After the long tracking shot of the frightened Wendy we come to the typewriter. Wendy is framed in a medium shot behind the typewriter looking down at the type-paper. We cannot see what she is reading, but her growing sense of terror tells us that it is not good. Strings begin to build, adding even more suspense.

We switch to a close up of the typewriter, again, perfectly symmetrical. Wendy’s POV. This shot answers the ‘What was Wendy looking at?’ question. The strings come in at higher notes.

There is a zoom in on the manuscript, a shot that seems of its time and slightly unnecessary now, and can appear comical.

Again we have first person POV as Wendy goes through the manuscript. The music at this point is bizarre orchestral hits, mimicking the insanity of what Wendy is reading. This is a long take, and necessary to show just how far Jack has gone. All the time he has been ‘writing’ this is what he has been doing. The whole point of taking the winter care taker job at the hotel was to allow him to write, now, Wendy falls to pieces as her world comes apart. She knew Jack was crazy, she now knows just how crazy. There is a sense of denial as she claws her way through the manuscript. Almost as if she thinks she will find some real work, and she does not want to believe this is what her husband has been doing all winter. Wendy looks like she is about to vomit, which is a much underused realistic shock reaction in films.

And so we switch to a pseudo POV long shot, peeping out from behind a pilar, then seeing Wendy hunched over the desk from behind. The shot is voyeuristic and creepy. A normal person would not walk up behind someone without saying something. Jack looms into the frame in the foreground, a huge silhouette looming over the much smaller Wendy. A not so subtle metaphor for the power dynamic in that situation.

The intensity of the music drops at this point.

Jack strides, confident and relaxed. He drapes a hand over the chair and puts the other in his pocket. He nonchalantly flicks through his manuscript. He comes across as calm and composed, asking Wendy ‘How do you like it?’, Wendy is terrified. She’s the one that looks insane, when the opposite is true.

The contrast in costume is also interesting. Wendy fits in to the rest of the mise on scene, beige, grey and creams. Jack is more vivid, a striking red jacket and blue jeans. He thinks he’s the cool cat. To Jack, Wendy just isn’t hip.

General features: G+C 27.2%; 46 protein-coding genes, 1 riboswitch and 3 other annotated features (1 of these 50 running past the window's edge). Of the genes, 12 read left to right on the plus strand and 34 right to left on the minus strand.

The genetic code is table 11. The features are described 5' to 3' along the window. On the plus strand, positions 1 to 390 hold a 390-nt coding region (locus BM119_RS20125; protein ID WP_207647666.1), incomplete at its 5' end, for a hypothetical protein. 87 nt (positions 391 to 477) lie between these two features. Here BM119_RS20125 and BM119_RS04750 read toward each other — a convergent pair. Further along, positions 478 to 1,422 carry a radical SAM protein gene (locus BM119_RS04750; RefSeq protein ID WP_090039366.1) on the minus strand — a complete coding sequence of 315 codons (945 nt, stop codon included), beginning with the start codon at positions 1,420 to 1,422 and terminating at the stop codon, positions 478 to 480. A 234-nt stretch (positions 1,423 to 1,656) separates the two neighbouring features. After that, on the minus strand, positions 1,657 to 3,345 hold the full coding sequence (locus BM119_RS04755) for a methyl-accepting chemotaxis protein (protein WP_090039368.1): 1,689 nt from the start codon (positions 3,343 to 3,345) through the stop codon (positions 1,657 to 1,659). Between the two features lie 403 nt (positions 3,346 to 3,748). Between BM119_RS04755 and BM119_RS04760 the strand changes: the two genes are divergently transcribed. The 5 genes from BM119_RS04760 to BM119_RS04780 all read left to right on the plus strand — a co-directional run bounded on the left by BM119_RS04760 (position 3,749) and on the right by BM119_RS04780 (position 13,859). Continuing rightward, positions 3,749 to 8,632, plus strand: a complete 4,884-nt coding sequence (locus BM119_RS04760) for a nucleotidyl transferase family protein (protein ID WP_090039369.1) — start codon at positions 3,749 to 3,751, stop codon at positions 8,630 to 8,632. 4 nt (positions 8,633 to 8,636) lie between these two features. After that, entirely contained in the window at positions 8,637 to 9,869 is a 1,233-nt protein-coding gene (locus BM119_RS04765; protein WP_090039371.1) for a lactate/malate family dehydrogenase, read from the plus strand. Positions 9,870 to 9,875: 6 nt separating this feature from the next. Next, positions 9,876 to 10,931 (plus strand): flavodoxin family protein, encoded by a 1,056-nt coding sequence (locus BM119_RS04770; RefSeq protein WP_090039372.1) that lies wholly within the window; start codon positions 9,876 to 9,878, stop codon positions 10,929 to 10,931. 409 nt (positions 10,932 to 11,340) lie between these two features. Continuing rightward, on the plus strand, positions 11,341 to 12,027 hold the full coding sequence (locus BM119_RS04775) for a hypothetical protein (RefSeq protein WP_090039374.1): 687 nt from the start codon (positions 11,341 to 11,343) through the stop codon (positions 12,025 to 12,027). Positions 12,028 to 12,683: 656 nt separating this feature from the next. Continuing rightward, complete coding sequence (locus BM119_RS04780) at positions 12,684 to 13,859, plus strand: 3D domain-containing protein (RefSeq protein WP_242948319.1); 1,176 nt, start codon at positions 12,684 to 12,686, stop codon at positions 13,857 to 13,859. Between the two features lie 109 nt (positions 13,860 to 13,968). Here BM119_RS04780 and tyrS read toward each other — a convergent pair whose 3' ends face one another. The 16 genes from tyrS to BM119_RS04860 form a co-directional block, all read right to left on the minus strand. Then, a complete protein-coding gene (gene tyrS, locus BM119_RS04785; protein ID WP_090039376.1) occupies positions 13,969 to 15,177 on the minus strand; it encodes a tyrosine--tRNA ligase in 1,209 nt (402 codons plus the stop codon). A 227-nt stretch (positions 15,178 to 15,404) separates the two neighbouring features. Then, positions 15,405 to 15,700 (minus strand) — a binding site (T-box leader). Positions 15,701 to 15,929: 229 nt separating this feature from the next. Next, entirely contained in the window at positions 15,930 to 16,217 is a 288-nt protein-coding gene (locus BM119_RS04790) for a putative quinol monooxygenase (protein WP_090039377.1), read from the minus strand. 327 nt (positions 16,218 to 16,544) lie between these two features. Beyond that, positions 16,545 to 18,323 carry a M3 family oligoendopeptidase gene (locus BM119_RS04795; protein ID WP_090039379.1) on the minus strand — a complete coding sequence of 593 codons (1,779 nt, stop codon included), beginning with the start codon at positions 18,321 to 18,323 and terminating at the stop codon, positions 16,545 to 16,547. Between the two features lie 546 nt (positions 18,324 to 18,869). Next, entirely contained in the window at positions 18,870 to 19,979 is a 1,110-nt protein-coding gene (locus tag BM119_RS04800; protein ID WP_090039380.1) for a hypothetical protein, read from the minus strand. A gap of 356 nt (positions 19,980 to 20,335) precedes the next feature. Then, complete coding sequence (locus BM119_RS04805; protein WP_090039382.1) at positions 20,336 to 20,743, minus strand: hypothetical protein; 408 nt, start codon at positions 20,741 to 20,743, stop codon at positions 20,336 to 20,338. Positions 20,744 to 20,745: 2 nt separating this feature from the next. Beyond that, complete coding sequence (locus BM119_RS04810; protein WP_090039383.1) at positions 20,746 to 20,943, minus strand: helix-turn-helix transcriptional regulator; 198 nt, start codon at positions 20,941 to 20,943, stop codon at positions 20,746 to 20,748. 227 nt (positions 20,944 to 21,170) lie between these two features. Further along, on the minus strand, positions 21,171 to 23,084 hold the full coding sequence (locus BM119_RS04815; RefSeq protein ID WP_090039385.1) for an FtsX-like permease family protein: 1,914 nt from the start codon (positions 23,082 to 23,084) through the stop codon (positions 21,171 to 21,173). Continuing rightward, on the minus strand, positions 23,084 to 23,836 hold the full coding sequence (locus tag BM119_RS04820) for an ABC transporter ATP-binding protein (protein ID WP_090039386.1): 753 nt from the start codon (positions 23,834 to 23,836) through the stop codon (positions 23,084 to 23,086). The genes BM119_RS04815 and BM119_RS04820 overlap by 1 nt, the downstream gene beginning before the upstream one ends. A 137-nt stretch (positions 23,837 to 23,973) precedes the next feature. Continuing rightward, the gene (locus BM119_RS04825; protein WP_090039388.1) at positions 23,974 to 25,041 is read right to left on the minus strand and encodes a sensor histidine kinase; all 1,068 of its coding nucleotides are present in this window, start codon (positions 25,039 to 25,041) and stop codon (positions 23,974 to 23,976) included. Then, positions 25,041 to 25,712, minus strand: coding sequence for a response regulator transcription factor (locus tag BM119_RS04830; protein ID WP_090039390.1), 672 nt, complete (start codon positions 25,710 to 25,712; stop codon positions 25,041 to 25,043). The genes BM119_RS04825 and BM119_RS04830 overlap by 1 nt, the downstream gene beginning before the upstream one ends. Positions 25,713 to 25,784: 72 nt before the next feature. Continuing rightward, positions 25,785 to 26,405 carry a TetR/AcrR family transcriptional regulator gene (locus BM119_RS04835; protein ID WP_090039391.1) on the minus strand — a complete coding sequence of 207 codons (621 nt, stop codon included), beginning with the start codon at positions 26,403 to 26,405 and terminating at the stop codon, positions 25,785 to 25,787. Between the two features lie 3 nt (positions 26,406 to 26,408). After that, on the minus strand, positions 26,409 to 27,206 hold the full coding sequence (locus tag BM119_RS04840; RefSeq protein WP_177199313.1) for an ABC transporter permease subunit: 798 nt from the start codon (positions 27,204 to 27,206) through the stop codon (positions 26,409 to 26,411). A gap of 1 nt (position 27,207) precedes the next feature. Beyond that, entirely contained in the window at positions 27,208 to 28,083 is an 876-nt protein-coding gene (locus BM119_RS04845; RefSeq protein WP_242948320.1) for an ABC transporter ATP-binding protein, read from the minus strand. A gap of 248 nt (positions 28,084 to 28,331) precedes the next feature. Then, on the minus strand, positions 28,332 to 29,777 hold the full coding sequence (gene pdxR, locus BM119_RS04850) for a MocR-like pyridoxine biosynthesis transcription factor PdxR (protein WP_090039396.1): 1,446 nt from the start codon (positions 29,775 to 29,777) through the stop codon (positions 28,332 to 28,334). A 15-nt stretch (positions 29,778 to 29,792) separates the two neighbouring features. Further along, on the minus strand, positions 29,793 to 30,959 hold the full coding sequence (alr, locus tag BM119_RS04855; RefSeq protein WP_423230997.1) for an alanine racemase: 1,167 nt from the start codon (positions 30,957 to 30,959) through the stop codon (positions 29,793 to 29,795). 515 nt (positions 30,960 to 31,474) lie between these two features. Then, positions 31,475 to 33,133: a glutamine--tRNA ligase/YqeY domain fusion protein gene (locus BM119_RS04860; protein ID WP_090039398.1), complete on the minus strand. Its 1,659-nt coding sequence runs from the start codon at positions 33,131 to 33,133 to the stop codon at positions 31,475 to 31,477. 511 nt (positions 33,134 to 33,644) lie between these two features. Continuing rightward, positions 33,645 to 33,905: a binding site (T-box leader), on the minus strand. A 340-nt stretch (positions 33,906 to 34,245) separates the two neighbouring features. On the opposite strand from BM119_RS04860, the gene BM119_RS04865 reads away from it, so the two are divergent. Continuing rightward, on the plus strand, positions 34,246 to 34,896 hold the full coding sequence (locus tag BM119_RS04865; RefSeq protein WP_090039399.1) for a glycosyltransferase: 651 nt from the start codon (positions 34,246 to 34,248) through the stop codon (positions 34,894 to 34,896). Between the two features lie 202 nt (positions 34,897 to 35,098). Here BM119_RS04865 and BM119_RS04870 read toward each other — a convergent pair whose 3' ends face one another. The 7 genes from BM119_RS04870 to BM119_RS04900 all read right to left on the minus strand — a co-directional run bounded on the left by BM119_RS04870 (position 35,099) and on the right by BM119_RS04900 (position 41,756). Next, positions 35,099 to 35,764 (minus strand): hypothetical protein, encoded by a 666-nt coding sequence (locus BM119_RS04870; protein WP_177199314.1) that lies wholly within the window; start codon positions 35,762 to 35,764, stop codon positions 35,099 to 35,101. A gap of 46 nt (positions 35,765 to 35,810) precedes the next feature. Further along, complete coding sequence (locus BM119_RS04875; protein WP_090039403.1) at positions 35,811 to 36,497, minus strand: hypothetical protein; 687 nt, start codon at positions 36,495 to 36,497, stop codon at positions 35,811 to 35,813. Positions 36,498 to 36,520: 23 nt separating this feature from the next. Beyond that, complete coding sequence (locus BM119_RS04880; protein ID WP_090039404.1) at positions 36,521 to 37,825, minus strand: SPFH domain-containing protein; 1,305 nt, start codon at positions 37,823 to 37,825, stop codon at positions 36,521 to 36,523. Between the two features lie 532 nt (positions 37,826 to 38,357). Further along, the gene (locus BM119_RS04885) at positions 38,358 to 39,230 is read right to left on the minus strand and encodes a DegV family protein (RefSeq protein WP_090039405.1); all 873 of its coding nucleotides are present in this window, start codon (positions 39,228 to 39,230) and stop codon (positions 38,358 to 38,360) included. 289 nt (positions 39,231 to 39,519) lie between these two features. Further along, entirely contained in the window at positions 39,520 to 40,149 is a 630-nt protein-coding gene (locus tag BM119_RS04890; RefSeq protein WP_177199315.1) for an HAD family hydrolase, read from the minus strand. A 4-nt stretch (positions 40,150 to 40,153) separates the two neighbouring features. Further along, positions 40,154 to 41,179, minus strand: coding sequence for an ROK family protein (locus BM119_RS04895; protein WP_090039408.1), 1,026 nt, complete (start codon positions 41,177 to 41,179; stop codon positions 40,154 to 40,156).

And now a masterpiece in editing, a tracking shot alternating in both characters POVs. Jack moves towards Wendy as she backs away. Not true POV, as they are not looking directly into camera, but almost POV mid shots of each character. Jack is powerful and dominant, advancing on the hysterical Wendy, mocking, patronising and mimicking his wife. She seems on the verge of collapse. It’s difficult not to mention Kubrick’s  alleged treatment of both Duvall and Nicholson at this point. Nicholson becomes extremely agitated and manic, which is how Kubrick wanted him, and Duvall seems on the point of collapse, the bat very heavy in her hands, which is how Kubrick wanted her.

As they mention Danny we cut to their son. Clever use of sound (their voices seem ‘underwater’) and a close up of Danny in a trance like state shows us that he can hear them but he is not there. The famous REDRUM and Lift shots are briefly cut to. Things are not looking good for Danny and his family.

Wendy begins to back up the stairs, this is the first time since the desk that they are both in shot. Jack is now manic, his ranting about order and responsibility is reflected in the grey, dour but perfectly organised hotel. His talk about order also contradicts his current mental state, which is somewhat disorganised.

We get an OTS shot behind Wendy as she swings the bat at Jack, the angle of the shot gets higher and higher as they head to the top. Again the symmetry of the twin staircases behind Jack is impossible to ignore. The light at the top of the stairs is orange, and gives Jack a demonic red tint. When we cut to Wendy, the light fitting behind her head forms a sort of halo. Though I think by this point we know who’s side we are on.

The brutal thud of the bat hitting Jacks head and the clever cut to the stuntman falling down the stairs is as seamless as it is horrific. This scene viewed in isolation could leave the viewer with the impression that Jack is dead, if be didn’t cut immediately to Wendy dragging her babbling husband into the freezer.

Bad choice. She should have finished him off with the bat. At least it would have saved that psychic Chef. Psychic? He didn’t see that axe in the chest coming.